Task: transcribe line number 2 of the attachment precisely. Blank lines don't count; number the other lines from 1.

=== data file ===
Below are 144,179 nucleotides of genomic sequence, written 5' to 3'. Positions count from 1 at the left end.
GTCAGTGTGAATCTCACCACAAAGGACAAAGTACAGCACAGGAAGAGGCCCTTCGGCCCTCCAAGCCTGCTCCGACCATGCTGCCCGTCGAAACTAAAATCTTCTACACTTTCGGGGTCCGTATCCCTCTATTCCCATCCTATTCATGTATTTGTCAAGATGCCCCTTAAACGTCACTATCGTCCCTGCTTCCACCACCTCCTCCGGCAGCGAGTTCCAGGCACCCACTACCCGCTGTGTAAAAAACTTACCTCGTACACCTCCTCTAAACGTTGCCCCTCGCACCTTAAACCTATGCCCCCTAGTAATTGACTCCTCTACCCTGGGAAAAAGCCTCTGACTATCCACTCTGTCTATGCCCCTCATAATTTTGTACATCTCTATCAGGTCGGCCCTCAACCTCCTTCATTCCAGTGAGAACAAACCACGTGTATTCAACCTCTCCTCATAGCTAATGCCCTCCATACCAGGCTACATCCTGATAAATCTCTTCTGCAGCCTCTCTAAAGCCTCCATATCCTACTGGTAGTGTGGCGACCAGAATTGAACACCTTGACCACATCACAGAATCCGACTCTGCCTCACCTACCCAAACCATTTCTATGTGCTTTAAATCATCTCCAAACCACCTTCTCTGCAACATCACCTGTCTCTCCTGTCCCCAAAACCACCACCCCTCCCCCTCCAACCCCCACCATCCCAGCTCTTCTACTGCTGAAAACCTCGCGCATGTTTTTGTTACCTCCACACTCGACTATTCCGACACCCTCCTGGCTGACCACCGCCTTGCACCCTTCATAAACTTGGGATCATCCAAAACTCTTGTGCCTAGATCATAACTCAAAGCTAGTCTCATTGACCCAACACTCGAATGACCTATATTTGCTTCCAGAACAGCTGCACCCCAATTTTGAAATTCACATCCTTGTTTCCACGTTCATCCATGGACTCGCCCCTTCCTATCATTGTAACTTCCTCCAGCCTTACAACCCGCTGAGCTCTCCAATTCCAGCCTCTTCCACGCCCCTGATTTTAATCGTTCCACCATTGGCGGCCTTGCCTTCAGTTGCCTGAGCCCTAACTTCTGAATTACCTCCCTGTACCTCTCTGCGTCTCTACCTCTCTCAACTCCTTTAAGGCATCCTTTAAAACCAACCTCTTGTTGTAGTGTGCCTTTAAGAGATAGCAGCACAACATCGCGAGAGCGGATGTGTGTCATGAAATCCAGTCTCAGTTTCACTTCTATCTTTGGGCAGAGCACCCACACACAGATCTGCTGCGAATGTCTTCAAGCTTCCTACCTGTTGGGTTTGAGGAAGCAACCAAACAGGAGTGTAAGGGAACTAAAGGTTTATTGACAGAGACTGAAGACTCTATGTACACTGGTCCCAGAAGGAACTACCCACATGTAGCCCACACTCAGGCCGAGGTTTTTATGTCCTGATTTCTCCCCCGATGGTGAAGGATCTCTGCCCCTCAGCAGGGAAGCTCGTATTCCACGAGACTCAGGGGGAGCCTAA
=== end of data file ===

GTCAGTGTGAATCTCACCACAAAGGACAAAGTACAGCACAGGAAGAGGCCCTTCGGCCCTCCAAGCCTGCTCCGACCATGCTGCCCGTCGAAACTAAAATCTTCTACACTTTCGGGGTCCGTATCCCTCTATTCCCATCCTATTCATGTATTTGTCAAGATGCCCCTTAAACGTCACTATCGTCCCTGCTTCCACCACCTCCTCCGGCAGCGAGTTCCAGGCACCCACTACCCGCTGTGTAAAAAACTTACCTCGTACACCTCCTCTAAACGTTGCCCCTCGCACCTTAAACCTATGCCCCCTAGTAATTGACTCCTCTACCCTGGGAAAAAGCCTCTGACTATCCACTCTGTCTATGCCCCTCATAATTTTGTACATCTCTATCAGGTCGGCCCTCAACCTCCTTCATTCCAGTGAGAACAAACCACGTGTATTCAACCTCTCCTCATAGCTAATGCCCTCCATACCAGGCTACATCCTGATAAATCTCTTCTGCAGCCTCTCTAAAGCCTCCATATCCTACTGGTAGTGTGGCGACCAGAATTGAACACCTTGACCACATCACAGAATCCGACTCTGCCTCACCTACCCAAACCATTTCTATGTGCTTTAAATCATCTCCAAACCACCTTCTCTGCAACATCACCTGTCTCTCCTGTCCCCAAAACCACCACCCCTCCCCCTCCAACCCCCACCATCCCAGCTCTTCTACTGCTGAAAACCTCGCGCATGTTTTTGTTACCTCCACACTCGACTATTCCGACACCCTCCTGGCTGACCACCGCCTTGCACCCTTCATAAACTTGGGATCATCCAAAACTCTTGTGCCTAGATCATAACTCAAAGCTAGTCTCATTGACCCAACACTCGAATGACCTATATTTGCTTCCAGAACAGCTGCACCCCAATTTTGAAATTCACATCCTTGTTTCCACGTTCATCCATGGACTCGCCCCTTCCTATCATTGTAACTTCCTCCAGCCTTACAACCCGCTGAGCTCTCCAATTCCAGCCTCTTCCACGCCCCTGATTTTAATCGTTCCACCATTGGCGGCCTTGCCTTCAGTTGCCTGAGCCCTAACTTCTGAATTACCTCCCTGTACCTCTCTGCGTCTCTACCTCTCTCAACTCCTTTAAGGCATCCTTTAAAACCAACCTCTTGTTGTAGTGTGCCTTTAAGAGATAGCAGCACAACATCGCGAGAGCGGATGTGTGTCATGAAATCCAGTCTCAGTTTCACTTCTATCTTTGGGCAGAGCACCCACACACAGATCTGCTGCGAATGTCTTCAAGCTTCCTACCTGTTGGGTTTGAGGAAGCAACCAAACAGGAGTGTAAGGGAACTAAAGGTTTATTGACAGAGACTGAAGACTCTATGTACACTGGTCCCAGAAGGAACTACCCACATGTAGCCCACACTCAGGCCGAGGTTTTTATGTCCTGATTTCTCCCCCGATGGTGAAGGATCTCTGCCCCTCAGCAGGGAAGCTCGTATTCCACGAGACTCAGGGGGAGCCTAA